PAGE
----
Hardy geraniums have a cottage garden feel to them, and they have been used to great effect under plants with less than attractive stems, like roses. Some grow like ground covers, but most varieties look best when allowed to spill through other plants.
- Behavior Problems: Some varieties will spread by rhizomes
- Deadhead: Some older varieties look better when cut back to allow basal growth to fill in. Newer varieties don't seem to need this.
- Divide: Every 6 - 8 years
- Exposure: Full sun to partial shade
- Soil: Neutral to slightly acidic pH
- Stake: No
- USDA Hardiness Zones: 4 - 8
06 of 10
Catmint (Nepeta; faassenii and Hybrids)
If you still think of catmint as an unruly weed, have another look at some of the wonderful recent introductions. In particular, "Walker's Low" is an excellent, well-behaved garden plant. The low in the name refers to a place, not the height of the plant, which can easily reach 3 feet tall.
So many places in the northeast cannot grow decent lavender. It suffers winter dieback and summer mildew. Catmint doesn't have lavender's scent, but it makes a lovely cloud of blue, and it will repeat bloom after deadheading.
07 of 10
Columbine (Aquiligia Species and Hybrids)
The bi-colored Eastern red columbine is native to the northeast U.S. and is still prized as a wildflower. It has been joined by a series of colorful hybrids that fill the gap in the garden between early spring bloomers and peak season. Most will happily self-sow throughout the bed and if you have more than one color, be prepared for some interesting offspring.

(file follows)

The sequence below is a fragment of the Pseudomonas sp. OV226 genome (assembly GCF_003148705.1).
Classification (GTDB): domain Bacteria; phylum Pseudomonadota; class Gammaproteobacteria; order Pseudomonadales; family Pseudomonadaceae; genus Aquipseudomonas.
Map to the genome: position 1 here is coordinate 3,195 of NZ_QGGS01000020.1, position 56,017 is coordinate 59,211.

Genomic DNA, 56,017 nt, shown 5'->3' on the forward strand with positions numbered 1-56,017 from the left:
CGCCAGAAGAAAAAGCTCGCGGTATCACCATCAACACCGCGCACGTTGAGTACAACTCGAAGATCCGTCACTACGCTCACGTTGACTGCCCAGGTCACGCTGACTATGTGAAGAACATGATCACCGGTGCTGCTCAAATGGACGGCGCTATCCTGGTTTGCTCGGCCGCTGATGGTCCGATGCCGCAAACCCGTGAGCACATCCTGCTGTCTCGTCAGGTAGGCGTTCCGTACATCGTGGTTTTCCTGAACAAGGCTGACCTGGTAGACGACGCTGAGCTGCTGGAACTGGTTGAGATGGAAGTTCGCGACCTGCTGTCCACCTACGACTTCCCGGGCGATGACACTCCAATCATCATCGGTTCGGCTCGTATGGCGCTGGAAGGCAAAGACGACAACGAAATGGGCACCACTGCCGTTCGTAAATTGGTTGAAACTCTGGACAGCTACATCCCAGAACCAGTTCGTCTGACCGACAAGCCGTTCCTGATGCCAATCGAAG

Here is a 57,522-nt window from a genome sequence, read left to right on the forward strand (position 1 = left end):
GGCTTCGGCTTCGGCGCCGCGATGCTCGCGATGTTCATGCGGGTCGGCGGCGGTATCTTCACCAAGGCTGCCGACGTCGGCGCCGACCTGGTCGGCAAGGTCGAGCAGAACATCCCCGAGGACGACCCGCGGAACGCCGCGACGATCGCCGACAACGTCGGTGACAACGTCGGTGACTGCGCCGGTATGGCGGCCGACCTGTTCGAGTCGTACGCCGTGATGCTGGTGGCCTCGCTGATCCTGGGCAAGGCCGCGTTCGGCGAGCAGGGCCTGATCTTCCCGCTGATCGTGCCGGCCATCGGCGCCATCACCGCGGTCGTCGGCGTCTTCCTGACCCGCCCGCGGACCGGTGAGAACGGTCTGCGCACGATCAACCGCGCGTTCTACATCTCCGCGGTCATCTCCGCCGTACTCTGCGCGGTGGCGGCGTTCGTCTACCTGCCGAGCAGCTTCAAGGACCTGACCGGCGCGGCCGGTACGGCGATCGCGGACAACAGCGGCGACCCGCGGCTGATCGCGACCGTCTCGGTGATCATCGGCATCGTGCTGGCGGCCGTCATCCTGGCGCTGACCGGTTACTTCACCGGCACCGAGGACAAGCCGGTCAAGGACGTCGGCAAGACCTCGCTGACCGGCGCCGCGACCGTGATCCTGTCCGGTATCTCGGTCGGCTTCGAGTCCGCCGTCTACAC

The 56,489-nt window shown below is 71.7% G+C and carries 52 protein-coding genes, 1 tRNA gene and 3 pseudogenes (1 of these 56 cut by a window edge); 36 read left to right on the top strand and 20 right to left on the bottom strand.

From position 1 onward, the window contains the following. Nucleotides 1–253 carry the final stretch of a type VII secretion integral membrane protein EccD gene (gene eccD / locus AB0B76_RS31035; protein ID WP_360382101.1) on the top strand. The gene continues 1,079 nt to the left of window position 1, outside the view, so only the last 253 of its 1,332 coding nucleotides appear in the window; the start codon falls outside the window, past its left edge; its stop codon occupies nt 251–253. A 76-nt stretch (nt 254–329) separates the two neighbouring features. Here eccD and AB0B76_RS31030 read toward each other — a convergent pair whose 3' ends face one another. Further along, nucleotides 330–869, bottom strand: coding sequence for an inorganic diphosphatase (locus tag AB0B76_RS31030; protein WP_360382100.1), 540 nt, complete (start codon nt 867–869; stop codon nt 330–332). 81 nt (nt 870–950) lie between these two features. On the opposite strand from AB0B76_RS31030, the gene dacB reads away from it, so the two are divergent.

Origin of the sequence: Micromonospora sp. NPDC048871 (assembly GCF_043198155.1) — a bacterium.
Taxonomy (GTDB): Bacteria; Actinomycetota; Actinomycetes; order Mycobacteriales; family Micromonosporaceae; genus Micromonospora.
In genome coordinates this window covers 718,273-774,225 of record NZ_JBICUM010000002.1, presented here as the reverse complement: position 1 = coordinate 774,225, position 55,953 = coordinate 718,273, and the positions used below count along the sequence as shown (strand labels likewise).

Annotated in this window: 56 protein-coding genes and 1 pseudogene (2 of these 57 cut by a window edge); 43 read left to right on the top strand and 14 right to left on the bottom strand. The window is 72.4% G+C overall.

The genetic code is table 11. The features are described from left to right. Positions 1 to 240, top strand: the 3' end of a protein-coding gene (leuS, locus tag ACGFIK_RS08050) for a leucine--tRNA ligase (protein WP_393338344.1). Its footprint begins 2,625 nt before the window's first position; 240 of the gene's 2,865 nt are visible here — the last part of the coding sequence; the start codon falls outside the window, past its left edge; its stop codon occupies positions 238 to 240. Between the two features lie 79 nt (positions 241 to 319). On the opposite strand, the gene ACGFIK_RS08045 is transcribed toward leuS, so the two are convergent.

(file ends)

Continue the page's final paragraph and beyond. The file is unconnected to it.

Although they do re-seed readily, they are easy enough to weed out or transplant elsewhere. Once established, columbine plants can be very drought tolerant.
08 of 10
Russian Sage (Perovskia Atriplicifolia)
Just the name "Russian Sage" should tell you this plant is hardy in cold climates. It is actually considered a sub-shrub, meaning it is woody, but can die back to its roots in winter. However the roots are extremely hardy, and most plants can survive down to USDA Zone 4, with some protection.
The only maintenance Russian sage requires is a hard pruning in the spring, when the buds are just beginning to break. It blooms on new growth, so cutting it back to 6 - 8 inches allows the whole plant to fill back in and burst into bright blue bloom in late summer. It can send out runners, which should be removed early before they get a chance to take hold. They do not transplant easily.Continue to 9 of 10 below.
09 of 10
Daylily (Hemerocallis Hybrids)
Daylilies are ubiquitous in the Northeast. The sheer abundance of choices makes them a northeast garden staple. They tend to fill out quickly, which is a nice feature if you are just starting a garden. But that means they will also require dividing every few years. You can usually find another gardener willing to take your excess if you've run out of space for them.
Although many of the older varieties are lovely, you'll get more mileage out of repeat bloomers. You won't even have to deadhead some of them, for them to bloom again. "Happy Returns" pictured here fits the bill and is still a classic.
- Behavior Problems: The leaves can get ugly mid-season. If they do, just shear them back
- Deadhead: Yes, for older varieties. Cutting back the flower stems encourages faster re-blooming.
- Divide: Every 4 -5 years
- Exposure: Full sun to partial shade
- Soil: Slightly acidic, but not terribly particular
- Stake: No
- USDA Hardiness Zones: 3 - 9
10 of 10
Peonies love the chill of a northeast winter. They need several weeks of cold temperatures to set their flower buds for the coming season, and the northeast can reliably provide that. Unfortunately, the northeast also has hot, humid summers which can cause gray mold, or botrytis, on the leaves. Be sure to place your plants where there is good air circulation, so the leaves do not remain wet for long periods. It's best to cut the plants back and dispose of them at the end of the season since spores can over-winter and reinfect.